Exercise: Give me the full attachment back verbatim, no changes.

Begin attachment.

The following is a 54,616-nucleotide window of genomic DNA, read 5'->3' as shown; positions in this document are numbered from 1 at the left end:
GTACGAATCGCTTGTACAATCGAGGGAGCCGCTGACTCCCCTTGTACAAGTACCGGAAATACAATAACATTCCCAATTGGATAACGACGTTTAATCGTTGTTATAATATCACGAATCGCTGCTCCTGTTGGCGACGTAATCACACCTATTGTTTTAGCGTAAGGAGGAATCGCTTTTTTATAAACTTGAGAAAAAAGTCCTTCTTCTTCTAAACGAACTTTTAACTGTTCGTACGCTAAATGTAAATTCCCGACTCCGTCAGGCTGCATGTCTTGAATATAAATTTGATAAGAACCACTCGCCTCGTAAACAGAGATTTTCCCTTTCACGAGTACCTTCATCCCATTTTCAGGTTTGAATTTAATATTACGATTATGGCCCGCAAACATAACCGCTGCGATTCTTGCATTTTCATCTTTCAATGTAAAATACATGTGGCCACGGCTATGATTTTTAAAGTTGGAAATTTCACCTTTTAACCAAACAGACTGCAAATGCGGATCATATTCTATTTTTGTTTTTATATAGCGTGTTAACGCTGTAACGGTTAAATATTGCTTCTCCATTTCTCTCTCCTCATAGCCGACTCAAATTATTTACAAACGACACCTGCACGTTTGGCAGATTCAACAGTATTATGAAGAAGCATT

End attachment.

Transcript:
The following is a 54,616-nucleotide window of genomic DNA, read 5'->3' as shown; positions in this document are numbered from 1 at the left end:
GTACGAATCGCTTGTACAATCGAGGGAGCCGCTGACTCCCCTTGTACAAGTACCGGAAATACAATAACATTCCCAATTGGATAACGACGTTTAATCGTTGTTATAATATCACGAATCGCTGCTCCTGTTGGCGACGTAATCACACCTATTGTTTTAGCGTAAGGAGGAATCGCTTTTTTATAAACTTGAGAAAAAAGTCCTTCTTCTTCTAAACGAACTTTTAACTGTTCGTACGCTAAATGTAAATTCCCGACTCCGTCAGGCTGCATGTCTTGAATATAAATTTGATAAGAACCACTCGCCTCGTAAACAGAGATTTTCCCTTTCACGAGTACCTTCATCCCATTTTCAGGTTTGAATTTAATATTACGATTATGGCCCGCAAACATAACCGCTGCGATTCTTGCATTTTCATCTTTCAATGTAAAATACATGTGGCCACGGCTATGATTTTTAAAGTTGGAAATTTCACCTTTTAACCAAACAGACTGCAAATGCGGATCATATTCTATTTTTGTTTTTATATAGCGTGTTAACGCTGTAACGGTTAAATATTGCTTCTCCATTTCTCTCTCCTCATAGCCGACTCAAATTATTTACAAACGACACCTGCACGTTTGGCAGATTCAACAGTATTATGAAGAAGCATT